The Tourism Industry Association of New Brunswick is one of the partners in the new program.

“We need workers,” said Luis Cardoso, the group’s interim CEO.

“The sky is really the limit when it comes to careers in tourism and you can really elevate that experience through bilingualism," said Luis Cardoso, interim CEO of the Tourism Industry Association of New Brunswick.

“The sky is really the limit when it comes to careers in tourism and you can really elevate that experience through bilingualism,” said Luis Cardoso, interim CEO of the Tourism Industry Association of New Brunswick.

Luis Cardoso is the interim CEO of the Tourism Industry Association of New Brunswick. (Roger Cosman/CBC)

“The sky is really the limit when it comes to careers in tourism and you can really elevate that experience through bilingualism,” he said.

“You can work outdoors, have fun adventures and get paid or you can work indoors if that’s more your style … maybe manage a hotel or a cool new restaurant that’s opening.”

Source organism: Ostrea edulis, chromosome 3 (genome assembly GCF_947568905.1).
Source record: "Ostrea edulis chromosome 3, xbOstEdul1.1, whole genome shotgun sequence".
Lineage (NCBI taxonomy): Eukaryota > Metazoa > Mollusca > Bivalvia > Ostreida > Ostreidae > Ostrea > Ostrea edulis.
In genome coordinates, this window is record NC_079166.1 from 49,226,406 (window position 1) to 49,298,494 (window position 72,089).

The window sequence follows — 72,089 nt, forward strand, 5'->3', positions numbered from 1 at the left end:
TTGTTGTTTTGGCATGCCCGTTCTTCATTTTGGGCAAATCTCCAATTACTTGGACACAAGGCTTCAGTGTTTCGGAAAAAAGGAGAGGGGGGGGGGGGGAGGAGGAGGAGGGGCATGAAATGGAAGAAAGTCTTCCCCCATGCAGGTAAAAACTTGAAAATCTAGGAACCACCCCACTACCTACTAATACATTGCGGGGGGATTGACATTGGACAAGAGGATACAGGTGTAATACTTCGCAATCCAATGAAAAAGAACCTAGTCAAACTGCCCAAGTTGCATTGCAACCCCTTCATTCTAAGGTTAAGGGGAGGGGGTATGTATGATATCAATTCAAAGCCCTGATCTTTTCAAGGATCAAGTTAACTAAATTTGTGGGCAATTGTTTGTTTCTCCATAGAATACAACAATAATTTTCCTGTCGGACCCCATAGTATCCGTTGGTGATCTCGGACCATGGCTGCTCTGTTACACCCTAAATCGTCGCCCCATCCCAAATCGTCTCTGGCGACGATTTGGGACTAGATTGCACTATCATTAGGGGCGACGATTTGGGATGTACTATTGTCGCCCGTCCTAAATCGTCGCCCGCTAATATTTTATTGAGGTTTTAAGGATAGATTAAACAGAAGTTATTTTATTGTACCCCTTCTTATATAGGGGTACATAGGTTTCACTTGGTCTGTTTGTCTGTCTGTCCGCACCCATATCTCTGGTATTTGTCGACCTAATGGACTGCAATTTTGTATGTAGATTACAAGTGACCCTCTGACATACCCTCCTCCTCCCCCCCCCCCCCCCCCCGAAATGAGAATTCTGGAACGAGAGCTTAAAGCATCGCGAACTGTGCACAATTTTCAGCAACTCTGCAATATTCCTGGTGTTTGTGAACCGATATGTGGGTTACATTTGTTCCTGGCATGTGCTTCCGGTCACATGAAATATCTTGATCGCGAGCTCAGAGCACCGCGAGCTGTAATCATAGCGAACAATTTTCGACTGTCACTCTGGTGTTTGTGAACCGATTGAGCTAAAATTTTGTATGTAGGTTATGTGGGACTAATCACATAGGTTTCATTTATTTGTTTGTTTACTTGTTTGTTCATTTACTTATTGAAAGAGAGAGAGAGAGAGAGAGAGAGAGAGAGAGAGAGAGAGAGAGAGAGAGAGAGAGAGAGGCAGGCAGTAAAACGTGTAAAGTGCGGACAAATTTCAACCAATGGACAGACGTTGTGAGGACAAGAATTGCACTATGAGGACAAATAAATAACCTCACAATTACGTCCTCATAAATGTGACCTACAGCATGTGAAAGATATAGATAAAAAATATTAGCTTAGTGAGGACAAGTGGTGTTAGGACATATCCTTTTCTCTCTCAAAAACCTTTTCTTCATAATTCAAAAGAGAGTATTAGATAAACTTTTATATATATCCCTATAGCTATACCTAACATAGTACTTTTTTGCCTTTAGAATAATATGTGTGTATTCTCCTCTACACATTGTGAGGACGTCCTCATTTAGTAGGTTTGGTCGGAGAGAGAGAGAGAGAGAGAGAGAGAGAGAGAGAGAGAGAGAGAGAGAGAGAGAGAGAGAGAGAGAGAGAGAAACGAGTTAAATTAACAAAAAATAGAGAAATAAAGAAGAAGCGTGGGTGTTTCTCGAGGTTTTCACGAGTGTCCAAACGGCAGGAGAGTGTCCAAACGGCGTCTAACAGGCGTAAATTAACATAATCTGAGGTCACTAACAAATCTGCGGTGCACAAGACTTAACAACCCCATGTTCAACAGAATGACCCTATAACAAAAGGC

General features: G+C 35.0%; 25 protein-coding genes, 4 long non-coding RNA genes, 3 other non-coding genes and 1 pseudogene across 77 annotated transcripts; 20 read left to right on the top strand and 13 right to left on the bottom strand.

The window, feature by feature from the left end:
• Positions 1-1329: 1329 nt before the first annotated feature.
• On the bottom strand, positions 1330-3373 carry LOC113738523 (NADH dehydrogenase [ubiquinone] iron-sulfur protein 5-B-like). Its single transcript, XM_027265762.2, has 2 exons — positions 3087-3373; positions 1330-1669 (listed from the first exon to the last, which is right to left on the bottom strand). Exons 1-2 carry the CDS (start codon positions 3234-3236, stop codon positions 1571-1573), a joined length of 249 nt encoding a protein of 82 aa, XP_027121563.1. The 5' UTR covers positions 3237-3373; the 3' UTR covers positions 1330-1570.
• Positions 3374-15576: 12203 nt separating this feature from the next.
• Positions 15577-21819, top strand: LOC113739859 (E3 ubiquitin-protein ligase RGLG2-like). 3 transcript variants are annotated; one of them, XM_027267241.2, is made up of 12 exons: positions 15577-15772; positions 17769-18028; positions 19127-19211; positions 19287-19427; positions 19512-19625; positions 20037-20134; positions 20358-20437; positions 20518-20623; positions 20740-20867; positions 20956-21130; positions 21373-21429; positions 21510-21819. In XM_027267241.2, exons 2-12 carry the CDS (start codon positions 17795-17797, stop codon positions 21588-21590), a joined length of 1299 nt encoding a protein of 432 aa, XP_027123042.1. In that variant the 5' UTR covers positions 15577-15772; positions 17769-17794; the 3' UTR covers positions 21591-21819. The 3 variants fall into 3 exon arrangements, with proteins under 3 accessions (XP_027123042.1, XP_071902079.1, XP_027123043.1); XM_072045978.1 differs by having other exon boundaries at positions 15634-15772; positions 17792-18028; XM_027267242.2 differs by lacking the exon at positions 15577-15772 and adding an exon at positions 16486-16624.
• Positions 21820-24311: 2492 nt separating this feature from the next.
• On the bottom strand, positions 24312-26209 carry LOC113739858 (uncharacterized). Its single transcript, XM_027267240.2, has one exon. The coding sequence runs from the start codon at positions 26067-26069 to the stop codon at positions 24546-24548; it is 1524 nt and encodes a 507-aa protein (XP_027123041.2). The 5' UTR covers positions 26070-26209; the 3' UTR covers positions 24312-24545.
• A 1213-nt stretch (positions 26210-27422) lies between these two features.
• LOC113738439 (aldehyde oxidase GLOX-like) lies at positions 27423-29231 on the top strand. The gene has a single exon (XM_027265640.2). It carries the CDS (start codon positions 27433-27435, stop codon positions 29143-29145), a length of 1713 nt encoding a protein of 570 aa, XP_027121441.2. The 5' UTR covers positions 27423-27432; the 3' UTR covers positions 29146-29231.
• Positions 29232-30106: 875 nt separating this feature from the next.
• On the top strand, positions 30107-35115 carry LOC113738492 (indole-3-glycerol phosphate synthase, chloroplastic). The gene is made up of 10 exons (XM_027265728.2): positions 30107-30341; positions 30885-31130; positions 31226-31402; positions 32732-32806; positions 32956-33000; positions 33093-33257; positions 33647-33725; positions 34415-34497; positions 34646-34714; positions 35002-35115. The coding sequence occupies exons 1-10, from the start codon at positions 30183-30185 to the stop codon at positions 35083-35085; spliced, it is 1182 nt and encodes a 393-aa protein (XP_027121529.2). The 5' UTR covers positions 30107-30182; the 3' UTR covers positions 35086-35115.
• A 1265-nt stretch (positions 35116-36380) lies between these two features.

‘Dire need’ for teachers, NBTA says

When asked for comment, the president of the New Brunswick Teachers’ Association provided a brief statement by email saying the group is pleased the new website would “promote real-life experiences in French through community partnerships and support students, families and teachers.”

However, the group also took the opportunity to restate its position that “New Brunswick schools are in dire need of certified teachers.”

“A comprehensive teacher retention and recruitment strategy was also one of the recommendations from last year’s public consultations and must be prioritized,” said Peter Lagacy, NBTA president.

“One year later, teachers are still waiting for action backed by a financial commitment from the government on this issue,” he said.

Five others already launched

The Department of Education and Early Childhood Development has previously launched five other centres of excellence as part of a joint initiative with the private and non-profit sectors and educational institutions, called Future NB, to create more experiential learning opportunities.

The other centres focus on energy, entrepreneurship, health, digital innovation, and skilled trades and manufacturing.